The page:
8 Fastest Growing Economies In Africa In 2016

8 Fastest Growing Economies In Africa In 2016

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African economies have experienced high growth in recent years as the continent attracted investors due to its vast natural resources and growing middle class. Infrastructural and technological developments have also opened up the continent to the rest of the world.

Despite a recent slowdown in some economies, including Nigeria and South Africa, due to a commodities price slump globally, African countries are still among the fastest growing economies in the world in 2016.

Below are eight African economies that are expected to maintain high growth rates this year.

Sources; CNBC, BBC, Bloomberg, Vanguard News, CNN Money, Business DailyFocus Economics


Ivory Coast

It is the fastest growing economy on the continent with a rate of 8.5 percent. The nation’s economy has greatly benefited from government policies and structural reforms in her public and private sectors.  These have led to increased investment, from both local and foreign investors. Agriculture is the leading contributor to the growth. Ivory Coast is the biggest producer and exporter of cocoa beans whose price has recovered remarkably on the international market. Coffee and palm oil industries are also major sectors of the agriculture sector.

Flag Day, Ethiopia. Photo: mewedaschool.com
Flag Day, Ethiopia. Photo: mewedaschool.com


The horn of Africa nation was the fastest growing economy in the world in 2015 at a rate of 8.7 percent. In 2016, the rate is projected to dip to 8.1 percent due to a drought that has ravaged the northern part of the country.

Ethiopia’s economy has benefited from the little exports. The control of the national currency, Birr, also cushioned it from the global currency meltdown that hit many African currencies last year.

The growth is also attributed to good security, zero-tolerance on corruption and sound government policies, especially in the infrastructural sector. The nation is undertaking construction of Grand Ethiopian Renaissance Dam Project, which will be the biggest in Africa upon completion in 2017. It will make the nation one of the leading producers of hydro-electric power on the continent.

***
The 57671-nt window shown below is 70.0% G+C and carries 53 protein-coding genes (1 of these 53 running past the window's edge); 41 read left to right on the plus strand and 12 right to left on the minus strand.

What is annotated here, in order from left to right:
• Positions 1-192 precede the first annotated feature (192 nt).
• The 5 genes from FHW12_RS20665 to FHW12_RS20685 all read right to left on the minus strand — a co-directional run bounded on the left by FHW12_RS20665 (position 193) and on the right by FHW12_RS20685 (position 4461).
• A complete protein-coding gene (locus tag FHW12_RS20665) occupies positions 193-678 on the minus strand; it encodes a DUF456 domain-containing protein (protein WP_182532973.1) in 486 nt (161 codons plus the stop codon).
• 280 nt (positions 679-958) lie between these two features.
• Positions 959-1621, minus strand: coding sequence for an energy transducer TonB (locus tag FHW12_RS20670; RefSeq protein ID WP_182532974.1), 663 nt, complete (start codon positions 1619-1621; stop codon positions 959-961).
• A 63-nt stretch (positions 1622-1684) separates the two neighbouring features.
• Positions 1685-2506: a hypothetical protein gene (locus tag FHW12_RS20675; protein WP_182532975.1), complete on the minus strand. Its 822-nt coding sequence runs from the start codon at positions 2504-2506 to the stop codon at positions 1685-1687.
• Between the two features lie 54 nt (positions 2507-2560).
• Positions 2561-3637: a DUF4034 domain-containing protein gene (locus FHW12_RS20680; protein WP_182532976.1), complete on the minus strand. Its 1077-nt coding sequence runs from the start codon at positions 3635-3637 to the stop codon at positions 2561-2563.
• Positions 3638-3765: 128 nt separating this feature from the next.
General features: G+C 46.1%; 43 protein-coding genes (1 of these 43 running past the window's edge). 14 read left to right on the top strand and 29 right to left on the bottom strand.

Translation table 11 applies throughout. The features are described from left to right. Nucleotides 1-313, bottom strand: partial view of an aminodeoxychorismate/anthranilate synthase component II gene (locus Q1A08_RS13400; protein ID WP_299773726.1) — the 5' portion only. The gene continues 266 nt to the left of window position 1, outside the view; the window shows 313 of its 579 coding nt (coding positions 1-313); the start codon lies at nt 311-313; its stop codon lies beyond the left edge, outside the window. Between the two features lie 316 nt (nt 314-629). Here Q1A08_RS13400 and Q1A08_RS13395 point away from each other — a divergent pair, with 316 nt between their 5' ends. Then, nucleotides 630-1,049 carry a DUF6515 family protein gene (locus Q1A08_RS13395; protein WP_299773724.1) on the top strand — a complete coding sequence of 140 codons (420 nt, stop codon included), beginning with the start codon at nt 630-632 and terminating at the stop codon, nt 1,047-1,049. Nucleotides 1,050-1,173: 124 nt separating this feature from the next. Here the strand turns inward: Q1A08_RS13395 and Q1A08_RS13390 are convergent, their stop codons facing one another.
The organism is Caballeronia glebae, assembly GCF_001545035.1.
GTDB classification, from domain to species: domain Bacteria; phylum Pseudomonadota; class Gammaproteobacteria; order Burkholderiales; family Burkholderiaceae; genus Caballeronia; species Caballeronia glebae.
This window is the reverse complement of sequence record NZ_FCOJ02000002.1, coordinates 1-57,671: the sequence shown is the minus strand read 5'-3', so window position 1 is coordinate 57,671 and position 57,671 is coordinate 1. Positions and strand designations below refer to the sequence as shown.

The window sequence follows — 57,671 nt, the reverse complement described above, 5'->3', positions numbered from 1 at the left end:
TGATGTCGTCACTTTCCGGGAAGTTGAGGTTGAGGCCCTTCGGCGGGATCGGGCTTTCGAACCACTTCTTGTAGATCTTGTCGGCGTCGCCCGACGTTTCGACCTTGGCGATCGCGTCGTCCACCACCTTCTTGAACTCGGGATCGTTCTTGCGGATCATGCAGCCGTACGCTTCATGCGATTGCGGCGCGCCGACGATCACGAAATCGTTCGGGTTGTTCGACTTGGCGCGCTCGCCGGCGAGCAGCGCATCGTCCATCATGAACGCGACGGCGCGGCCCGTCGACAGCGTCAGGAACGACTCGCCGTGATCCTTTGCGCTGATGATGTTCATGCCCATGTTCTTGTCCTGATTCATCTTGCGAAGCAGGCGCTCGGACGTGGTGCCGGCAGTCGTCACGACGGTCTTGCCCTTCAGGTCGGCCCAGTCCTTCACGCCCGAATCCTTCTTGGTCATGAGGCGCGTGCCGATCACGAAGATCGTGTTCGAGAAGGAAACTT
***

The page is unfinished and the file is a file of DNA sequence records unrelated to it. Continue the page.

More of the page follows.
The nation’s economic growth rate is projected at 8.1 percent in 2016, an increase from 7.5 percent in 2015. Infrastructural sectors especially transport, communication and construction industries are major pillars of the growth rate.

Mozambique is rich in natural resources such as, aluminum, iron ore, gold, bauxite and limestone. Aluminum is a major export for the Southern Africa nation. Despite the growth, the nation is a poor nation due to trade imbalance. It spends more on imports such as food and oil than it earns from its exports.

Dar es Salaam, Tanzania Thinkstock
Dar es Salaam, Tanzania


The East African nation has a projected economic growth rate of 6.9 percent in 2016. Agriculture is the nation’s economic backbone, with big exports in rice. It is also a net exporter of gold. The Swahili-speaking nation has enjoyed political stability that has provided a strong foundation to grow the economy. Inflation rates are also low. Tanzania is also undertaking huge infrastructural projects such as the Bagamoyo Port, which will be the biggest in the region upon its completion.